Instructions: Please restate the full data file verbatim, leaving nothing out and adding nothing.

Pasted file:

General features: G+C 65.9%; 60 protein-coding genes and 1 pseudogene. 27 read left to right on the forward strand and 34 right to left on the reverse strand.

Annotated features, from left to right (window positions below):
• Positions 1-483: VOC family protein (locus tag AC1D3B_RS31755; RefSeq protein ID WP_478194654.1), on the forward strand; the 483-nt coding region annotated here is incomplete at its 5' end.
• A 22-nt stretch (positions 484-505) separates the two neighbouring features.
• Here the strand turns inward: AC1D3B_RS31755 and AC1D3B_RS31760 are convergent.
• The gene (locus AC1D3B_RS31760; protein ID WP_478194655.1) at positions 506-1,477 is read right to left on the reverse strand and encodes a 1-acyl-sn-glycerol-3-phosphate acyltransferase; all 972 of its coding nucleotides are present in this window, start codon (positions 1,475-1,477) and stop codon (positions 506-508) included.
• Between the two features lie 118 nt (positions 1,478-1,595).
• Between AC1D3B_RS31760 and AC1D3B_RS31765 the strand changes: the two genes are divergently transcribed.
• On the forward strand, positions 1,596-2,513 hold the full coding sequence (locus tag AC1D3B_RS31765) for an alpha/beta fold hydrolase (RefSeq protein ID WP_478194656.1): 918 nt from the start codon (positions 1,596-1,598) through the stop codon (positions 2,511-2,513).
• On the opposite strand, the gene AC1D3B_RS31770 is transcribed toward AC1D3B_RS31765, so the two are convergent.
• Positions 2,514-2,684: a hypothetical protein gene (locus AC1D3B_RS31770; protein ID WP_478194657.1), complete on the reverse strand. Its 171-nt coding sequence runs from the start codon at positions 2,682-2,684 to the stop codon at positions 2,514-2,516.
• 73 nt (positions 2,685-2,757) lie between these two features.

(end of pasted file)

General features: G+C 65.9%; 60 protein-coding genes and 1 pseudogene. 27 read left to right on the forward strand and 34 right to left on the reverse strand.

Annotated features, from left to right (window positions below):
• Positions 1-483: VOC family protein (locus tag AC1D3B_RS31755; RefSeq protein ID WP_478194654.1), on the forward strand; the 483-nt coding region annotated here is incomplete at its 5' end.
• A 22-nt stretch (positions 484-505) separates the two neighbouring features.
• Here the strand turns inward: AC1D3B_RS31755 and AC1D3B_RS31760 are convergent.
• The gene (locus AC1D3B_RS31760; protein ID WP_478194655.1) at positions 506-1,477 is read right to left on the reverse strand and encodes a 1-acyl-sn-glycerol-3-phosphate acyltransferase; all 972 of its coding nucleotides are present in this window, start codon (positions 1,475-1,477) and stop codon (positions 506-508) included.
• Between the two features lie 118 nt (positions 1,478-1,595).
• Between AC1D3B_RS31760 and AC1D3B_RS31765 the strand changes: the two genes are divergently transcribed.
• On the forward strand, positions 1,596-2,513 hold the full coding sequence (locus tag AC1D3B_RS31765) for an alpha/beta fold hydrolase (RefSeq protein ID WP_478194656.1): 918 nt from the start codon (positions 1,596-1,598) through the stop codon (positions 2,511-2,513).
• On the opposite strand, the gene AC1D3B_RS31770 is transcribed toward AC1D3B_RS31765, so the two are convergent.
• Positions 2,514-2,684: a hypothetical protein gene (locus AC1D3B_RS31770; protein ID WP_478194657.1), complete on the reverse strand. Its 171-nt coding sequence runs from the start codon at positions 2,682-2,684 to the stop codon at positions 2,514-2,516.
• 73 nt (positions 2,685-2,757) lie between these two features.